Yesterday and this morning I’m ploughing through the drift of poetry submissions sent in to Grist, the lit journal I’m working with this year.  I wonder why it surprises me so much, the poems we’re getting.  When I edited my undergrad creative arts journal, we got lots of poetry, and even with such a large pool of submissions, we still published some real wincers (a few of which were mine, admittedly).  The poems that I’m reading this morning, however, are living, for the most part, and breathing.  Some of them dazzle me.

This is the Big Time.

I’m reading poems sent with humble cover letters from thrice-published poets, and others whose lists of journal publications are three lines long.  It’s so strange to be on this side of publishing, to be the one that’s assigning a “yes” “no” or “maybe,” and moving them up the line.  Strange to realize that it’s really true, what they say: it doesn’t matter how many publications these poets have on their letter — the poems must speak.  And of course, this is both exhilarating and frightening; the poems speak for themselves, or no-one can speak for them.   (Smacks forehead.)  I guess I knew that, but — forgot.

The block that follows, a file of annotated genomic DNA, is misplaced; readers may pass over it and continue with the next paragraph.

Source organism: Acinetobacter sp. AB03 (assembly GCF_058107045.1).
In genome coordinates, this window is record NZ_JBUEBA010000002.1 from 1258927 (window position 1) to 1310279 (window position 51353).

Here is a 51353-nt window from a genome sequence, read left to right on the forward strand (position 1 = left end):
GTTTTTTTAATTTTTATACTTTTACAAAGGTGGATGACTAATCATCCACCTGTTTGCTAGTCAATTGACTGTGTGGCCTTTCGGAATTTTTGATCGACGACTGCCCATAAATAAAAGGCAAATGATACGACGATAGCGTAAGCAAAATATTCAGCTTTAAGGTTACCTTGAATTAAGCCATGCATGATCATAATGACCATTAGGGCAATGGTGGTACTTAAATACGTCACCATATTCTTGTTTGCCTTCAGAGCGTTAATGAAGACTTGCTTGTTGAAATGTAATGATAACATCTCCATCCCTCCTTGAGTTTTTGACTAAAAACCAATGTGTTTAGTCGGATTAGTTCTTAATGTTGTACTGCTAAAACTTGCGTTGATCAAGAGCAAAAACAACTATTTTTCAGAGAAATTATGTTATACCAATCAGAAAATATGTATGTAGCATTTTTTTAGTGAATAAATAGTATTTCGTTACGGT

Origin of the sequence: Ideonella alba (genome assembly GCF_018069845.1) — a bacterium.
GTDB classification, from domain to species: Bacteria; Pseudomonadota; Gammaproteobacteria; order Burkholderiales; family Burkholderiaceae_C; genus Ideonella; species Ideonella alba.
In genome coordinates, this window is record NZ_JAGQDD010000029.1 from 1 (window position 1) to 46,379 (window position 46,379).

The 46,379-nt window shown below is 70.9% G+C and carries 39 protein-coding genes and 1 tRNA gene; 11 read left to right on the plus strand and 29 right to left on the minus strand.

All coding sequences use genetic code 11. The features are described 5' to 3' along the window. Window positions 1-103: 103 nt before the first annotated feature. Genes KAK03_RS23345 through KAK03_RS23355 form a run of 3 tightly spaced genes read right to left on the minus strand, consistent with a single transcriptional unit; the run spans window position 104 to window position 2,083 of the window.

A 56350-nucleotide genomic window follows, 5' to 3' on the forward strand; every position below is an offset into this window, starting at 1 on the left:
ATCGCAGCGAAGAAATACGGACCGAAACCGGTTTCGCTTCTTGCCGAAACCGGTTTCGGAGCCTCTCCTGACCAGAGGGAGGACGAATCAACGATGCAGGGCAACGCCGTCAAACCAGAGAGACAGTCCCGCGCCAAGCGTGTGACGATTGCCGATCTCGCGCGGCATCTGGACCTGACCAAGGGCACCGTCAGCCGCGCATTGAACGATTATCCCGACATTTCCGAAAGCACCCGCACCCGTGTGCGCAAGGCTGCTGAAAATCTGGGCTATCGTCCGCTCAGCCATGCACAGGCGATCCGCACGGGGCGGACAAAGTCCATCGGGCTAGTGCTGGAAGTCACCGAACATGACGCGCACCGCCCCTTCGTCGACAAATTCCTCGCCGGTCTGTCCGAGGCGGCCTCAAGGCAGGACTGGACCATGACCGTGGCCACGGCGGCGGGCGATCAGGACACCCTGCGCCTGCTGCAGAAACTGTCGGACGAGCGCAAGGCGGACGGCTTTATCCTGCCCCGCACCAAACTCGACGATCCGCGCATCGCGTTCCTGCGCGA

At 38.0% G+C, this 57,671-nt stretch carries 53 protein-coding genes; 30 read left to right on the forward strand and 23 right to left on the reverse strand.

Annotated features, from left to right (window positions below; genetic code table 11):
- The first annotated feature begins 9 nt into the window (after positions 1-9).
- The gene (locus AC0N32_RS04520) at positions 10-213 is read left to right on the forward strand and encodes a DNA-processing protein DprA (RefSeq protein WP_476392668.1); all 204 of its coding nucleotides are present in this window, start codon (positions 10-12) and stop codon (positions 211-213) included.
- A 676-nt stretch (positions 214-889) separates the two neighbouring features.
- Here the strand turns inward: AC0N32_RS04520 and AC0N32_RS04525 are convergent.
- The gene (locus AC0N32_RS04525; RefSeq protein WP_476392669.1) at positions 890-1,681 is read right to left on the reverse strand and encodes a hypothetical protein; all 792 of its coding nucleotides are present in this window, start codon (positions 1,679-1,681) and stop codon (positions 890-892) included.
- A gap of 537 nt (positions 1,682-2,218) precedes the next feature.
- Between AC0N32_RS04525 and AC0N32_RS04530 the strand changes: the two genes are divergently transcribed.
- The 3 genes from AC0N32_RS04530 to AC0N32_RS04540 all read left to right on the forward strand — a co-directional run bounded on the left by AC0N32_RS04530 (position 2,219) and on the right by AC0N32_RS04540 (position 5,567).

A few submissions have remained in my memory.  Some prose poems prickling with inventiveness, and courage.  Two different series of persona poems, all illuminated by real lights.  What an honor to read.

Today I’m sending out some of my own.   Crossing fingers, knocking on wood.